times. Using a smaller FA improves the precision of the T_{1} matching and reduces
the precision in T_{2}, which is expected from the relation through $$$T_1^*$$$.

Fig.4
shows an example of the distribution of the matched components in the multi-component
matching for the sequences, omitting sequence 2. The multi-component matching is
exact for noiseless signals (Fig.4a,b,c).
With SNR=10000 sequences 3 and 4 (Fig.4e,f)
find some extra components, all with
weights below 1%. For SNR=100 (Fig.4g,h)
the matched components are spread around the true values but still give an
accurate decomposition. For SNR = 10000 the
IRbSSFP sequence returns more than 2 large (>10%) components per signal,
spread over the corresponding $$$T_1^*$$$-contour lines, which are shown in Fig.5. The matched components can still
separate tissues with different $$$T_1^*$$$, but cannot return the
corresponding T_{1} and T_{2} values for the individual components.

The variation in the flip angle breaks
the relationship in Eq.1, making it easier to distinguish different T_{1} and T_{2}
combinations. The results in Fig.4
are reproducible for mixtures of different components and varying weights.

[1] D. Ma et al., “Magnetic resonance fingerprinting,” Nature, vol. 495, no. 7440, pp. 187–192, Mar. 2013.

[2] P. Schmitt et al., “Inversion recovery TrueFISP: Quantification of T1,T2, and spin density,” Magn. Reson. Med., vol. 51, no. 4, pp. 661–667, Apr. 2004.

[3] J. Pfister, M. Blaimer, P. M. Jakob, and F. A. Breuer, “Simultaneous T1/T2 measurements in combination with PCA-SENSE reconstruction (T1* shuffling) and multicomponent analysis,” in Proc. Intl. Soc. Mag. Reson. Med. 25, 2017, p. 0452.

[4] D. McGivney et al., “Bayesian estimation of multicomponent relaxation parameters in magnetic resonance fingerprinting: Bayesian MRF,” Magn. Reson. Med., Nov. 2017.

[5] S. Tang et al., “Multicompartment magnetic resonance fingerprinting,” Inverse Probl., vol. 34, no. 9, p. 094005, Sep. 2018.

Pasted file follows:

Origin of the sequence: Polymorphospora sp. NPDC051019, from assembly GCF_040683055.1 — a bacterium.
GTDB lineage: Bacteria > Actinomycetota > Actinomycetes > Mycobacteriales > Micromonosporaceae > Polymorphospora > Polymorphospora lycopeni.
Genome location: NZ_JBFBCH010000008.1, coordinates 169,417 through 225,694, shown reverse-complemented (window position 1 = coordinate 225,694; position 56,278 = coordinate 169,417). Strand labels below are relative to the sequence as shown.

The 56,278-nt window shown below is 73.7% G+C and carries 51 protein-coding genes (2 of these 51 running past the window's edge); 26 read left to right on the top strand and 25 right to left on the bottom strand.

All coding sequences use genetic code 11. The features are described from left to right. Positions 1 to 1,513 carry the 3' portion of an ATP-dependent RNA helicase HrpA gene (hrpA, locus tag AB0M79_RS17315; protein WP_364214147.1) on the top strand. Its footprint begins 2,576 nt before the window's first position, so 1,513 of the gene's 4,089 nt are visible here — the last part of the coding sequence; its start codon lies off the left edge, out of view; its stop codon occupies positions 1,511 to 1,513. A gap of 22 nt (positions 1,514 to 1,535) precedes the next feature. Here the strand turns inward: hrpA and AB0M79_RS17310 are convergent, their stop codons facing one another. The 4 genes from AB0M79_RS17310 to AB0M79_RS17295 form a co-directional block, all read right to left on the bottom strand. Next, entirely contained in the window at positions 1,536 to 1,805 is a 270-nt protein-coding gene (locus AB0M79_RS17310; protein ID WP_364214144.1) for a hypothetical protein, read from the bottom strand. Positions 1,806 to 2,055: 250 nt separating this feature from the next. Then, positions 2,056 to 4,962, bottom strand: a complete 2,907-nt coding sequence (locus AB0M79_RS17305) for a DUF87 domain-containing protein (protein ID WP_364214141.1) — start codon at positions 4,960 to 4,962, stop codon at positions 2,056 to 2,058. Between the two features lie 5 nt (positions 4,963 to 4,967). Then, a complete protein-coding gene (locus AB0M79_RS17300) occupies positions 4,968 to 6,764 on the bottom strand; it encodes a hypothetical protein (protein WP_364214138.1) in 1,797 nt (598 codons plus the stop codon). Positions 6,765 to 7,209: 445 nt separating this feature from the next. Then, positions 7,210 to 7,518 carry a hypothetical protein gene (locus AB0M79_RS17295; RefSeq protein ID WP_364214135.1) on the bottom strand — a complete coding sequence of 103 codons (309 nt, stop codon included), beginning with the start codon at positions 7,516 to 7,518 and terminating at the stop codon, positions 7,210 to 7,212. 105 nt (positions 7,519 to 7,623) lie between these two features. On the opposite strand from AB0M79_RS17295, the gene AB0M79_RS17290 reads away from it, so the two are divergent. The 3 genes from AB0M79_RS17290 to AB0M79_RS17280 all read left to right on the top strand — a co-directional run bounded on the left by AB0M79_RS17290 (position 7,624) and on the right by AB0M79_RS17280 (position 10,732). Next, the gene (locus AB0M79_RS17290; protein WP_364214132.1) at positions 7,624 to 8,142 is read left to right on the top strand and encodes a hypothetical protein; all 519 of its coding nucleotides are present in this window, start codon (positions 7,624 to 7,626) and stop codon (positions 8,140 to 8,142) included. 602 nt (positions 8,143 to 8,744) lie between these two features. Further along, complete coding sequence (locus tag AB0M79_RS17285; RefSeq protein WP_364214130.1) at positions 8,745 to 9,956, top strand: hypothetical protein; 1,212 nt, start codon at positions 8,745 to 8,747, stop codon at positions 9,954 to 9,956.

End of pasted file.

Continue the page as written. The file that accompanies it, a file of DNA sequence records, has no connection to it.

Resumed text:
[6] C. L. Lawson and R. J. Hanson, Solving least squares problems. SIAM, 1974.

[7] A. M. Bruckstein, M. Elad, and M. Zibulevsky, “Sparse non-negative solution of a linear system of equations is unique,” 2008, pp. 762–767.

Figure 1. The
different flip angle patterns used in this comparison. The upper two plots show
the IRbSSFP sequences with the preparation pulse of α/2. The lower left plot shows the smoothly varying
flip angle sequence, the lower right the high frequency variating flip angle
sequence.

Figure 2. The
results of the single component matching is visualized for different T1 and T2
combinations for an SNR of 10 for the four different sequences. 100 signals per T1, T2 combination are
considered. The crossings of the grid lines represent the true T1, T2
combinations, the location of the center of the dots visualize the matched
relaxation times. The width and length of the dot indicate the variation in T1
and T2 respectively. The color of the dots is based on the sum of the relative
standard deviation of the found T1 and T2 values.

Figure 3. The
relative error for T1 and T2 in the single component matching. Each column of plots represents
a different sequence. The upper plots shows the relative error for T1 and the
lower plots the relative error for T2. Each data point shows the relative error for
the corresponding combination of relaxation times. Note that the scale for e)
and f) is 10 times higher than the scale for g) and h).

Figure 4. The
distribution of the matched components in the multicomponent matching for the
three sequence types. Each column represents a sequence. The rows show the results without noise,
SNR=10000 and SNR=100. The analyzed signals have underlying relaxation times of
T1 = 250,1000ms and T2 = 45,310ms. These combinations correspond to a T1* of 150 ms and 758 ms and the ratios are 5.6
and 3.2. The black crosses indicate the ground truth.

Figure 5. The
effective relaxation time T1* for different T1 and T2 combinations
for a FA of 45 degrees.